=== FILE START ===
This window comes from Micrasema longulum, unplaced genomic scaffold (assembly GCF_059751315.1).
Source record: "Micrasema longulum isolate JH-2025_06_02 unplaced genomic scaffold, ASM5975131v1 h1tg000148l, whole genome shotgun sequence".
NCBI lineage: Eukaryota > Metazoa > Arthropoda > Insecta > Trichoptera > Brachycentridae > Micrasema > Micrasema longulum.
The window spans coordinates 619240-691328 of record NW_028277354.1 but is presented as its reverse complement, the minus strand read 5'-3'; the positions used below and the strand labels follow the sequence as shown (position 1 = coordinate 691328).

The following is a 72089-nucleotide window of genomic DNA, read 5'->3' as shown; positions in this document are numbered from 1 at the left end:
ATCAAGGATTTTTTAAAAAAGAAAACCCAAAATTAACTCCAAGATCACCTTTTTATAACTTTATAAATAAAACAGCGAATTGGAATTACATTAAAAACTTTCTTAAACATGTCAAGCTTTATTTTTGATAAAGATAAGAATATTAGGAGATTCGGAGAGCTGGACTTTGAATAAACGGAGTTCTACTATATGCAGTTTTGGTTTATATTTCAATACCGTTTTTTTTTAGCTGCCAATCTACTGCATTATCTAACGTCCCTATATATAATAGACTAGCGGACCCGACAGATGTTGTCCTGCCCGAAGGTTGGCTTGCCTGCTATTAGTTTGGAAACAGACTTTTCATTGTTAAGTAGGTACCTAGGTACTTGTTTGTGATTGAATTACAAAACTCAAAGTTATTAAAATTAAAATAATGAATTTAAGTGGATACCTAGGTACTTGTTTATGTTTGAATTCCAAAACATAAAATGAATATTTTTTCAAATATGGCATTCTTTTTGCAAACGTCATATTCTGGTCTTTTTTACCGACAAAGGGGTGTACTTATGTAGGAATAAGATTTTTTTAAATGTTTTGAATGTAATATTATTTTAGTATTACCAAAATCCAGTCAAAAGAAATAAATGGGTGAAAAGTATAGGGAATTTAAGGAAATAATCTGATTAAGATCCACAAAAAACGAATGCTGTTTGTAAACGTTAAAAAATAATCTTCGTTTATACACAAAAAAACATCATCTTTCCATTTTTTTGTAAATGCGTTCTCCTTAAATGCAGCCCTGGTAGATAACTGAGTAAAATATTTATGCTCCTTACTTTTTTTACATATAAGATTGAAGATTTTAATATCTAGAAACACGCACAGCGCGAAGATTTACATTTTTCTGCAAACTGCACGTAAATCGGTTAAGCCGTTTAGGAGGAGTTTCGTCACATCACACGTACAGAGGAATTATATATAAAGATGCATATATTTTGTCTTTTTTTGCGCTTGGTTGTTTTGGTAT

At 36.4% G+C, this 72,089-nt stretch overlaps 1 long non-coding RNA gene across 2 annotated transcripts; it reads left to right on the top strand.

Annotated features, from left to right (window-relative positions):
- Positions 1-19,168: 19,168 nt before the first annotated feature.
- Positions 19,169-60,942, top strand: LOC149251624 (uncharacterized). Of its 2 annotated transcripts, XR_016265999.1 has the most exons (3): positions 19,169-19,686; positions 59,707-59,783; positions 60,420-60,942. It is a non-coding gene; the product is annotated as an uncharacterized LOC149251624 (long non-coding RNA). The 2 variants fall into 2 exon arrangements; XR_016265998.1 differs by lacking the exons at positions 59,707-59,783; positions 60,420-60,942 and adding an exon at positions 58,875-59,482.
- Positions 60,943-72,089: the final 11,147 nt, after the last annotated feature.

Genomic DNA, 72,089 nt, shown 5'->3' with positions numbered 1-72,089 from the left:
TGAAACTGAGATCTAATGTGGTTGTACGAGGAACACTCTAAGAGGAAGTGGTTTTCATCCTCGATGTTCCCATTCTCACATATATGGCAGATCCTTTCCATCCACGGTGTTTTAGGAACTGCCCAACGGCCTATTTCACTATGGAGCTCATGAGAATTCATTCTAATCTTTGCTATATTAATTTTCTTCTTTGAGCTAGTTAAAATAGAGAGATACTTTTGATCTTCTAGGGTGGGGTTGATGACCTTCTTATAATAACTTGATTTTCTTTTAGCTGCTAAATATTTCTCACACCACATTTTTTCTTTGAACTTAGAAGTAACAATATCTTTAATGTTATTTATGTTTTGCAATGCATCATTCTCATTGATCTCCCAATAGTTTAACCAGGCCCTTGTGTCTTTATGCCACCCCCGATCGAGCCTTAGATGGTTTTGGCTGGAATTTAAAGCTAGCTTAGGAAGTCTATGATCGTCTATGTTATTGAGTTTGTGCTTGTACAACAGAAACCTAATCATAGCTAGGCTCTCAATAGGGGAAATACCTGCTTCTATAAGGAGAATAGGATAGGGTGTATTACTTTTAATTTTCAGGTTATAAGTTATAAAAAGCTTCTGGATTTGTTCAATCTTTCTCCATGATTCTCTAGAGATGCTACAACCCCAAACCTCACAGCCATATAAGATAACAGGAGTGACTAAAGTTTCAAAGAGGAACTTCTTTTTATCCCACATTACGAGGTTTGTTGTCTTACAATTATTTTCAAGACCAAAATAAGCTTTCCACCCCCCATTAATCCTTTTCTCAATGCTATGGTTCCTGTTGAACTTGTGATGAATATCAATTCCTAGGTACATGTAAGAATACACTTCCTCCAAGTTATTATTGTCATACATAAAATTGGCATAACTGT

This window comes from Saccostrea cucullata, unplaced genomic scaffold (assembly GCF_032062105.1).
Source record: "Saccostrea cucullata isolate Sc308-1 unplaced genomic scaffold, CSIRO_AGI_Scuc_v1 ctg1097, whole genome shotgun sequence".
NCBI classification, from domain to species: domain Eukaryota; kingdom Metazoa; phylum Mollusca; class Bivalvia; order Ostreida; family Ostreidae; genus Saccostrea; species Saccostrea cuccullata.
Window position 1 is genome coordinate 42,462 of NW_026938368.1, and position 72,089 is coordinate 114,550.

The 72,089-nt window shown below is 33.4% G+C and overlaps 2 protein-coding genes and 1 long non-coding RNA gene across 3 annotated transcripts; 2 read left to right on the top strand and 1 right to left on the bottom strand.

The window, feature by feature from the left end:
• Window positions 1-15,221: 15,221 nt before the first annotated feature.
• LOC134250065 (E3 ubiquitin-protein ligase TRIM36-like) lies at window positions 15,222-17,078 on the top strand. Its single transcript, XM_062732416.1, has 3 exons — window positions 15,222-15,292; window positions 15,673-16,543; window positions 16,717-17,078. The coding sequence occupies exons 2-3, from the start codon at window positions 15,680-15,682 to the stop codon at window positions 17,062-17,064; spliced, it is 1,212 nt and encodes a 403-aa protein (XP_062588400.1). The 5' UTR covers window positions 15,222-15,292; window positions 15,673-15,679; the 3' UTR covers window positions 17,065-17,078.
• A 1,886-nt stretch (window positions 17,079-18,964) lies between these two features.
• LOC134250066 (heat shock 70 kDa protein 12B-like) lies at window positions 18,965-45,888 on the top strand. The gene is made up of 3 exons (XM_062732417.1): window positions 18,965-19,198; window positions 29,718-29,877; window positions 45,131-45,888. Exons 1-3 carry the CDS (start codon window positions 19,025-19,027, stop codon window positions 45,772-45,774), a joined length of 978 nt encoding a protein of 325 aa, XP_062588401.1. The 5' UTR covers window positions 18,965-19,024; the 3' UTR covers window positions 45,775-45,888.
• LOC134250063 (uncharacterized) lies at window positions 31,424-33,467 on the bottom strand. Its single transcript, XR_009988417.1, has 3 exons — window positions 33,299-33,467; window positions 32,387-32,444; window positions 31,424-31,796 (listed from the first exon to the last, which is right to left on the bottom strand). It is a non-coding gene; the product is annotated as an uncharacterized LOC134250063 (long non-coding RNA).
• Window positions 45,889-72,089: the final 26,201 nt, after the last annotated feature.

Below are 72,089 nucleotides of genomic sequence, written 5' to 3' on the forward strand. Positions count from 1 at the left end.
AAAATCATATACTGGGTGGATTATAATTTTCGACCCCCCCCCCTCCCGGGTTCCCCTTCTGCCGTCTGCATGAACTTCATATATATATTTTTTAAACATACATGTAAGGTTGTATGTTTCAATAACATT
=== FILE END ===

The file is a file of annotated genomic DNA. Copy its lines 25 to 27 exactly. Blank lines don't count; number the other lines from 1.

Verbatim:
• Window positions 45,889-72,089: the final 26,201 nt, after the last annotated feature.

Below are 72,089 nucleotides of genomic sequence, written 5' to 3' on the forward strand. Positions count from 1 at the left end.
AAAATCATATACTGGGTGGATTATAATTTTCGACCCCCCCCCCTCCCGGGTTCCCCTTCTGCCGTCTGCATGAACTTCATATATATATTTTTTAAACATACATGTAAGGTTGTATGTTTCAATAACATT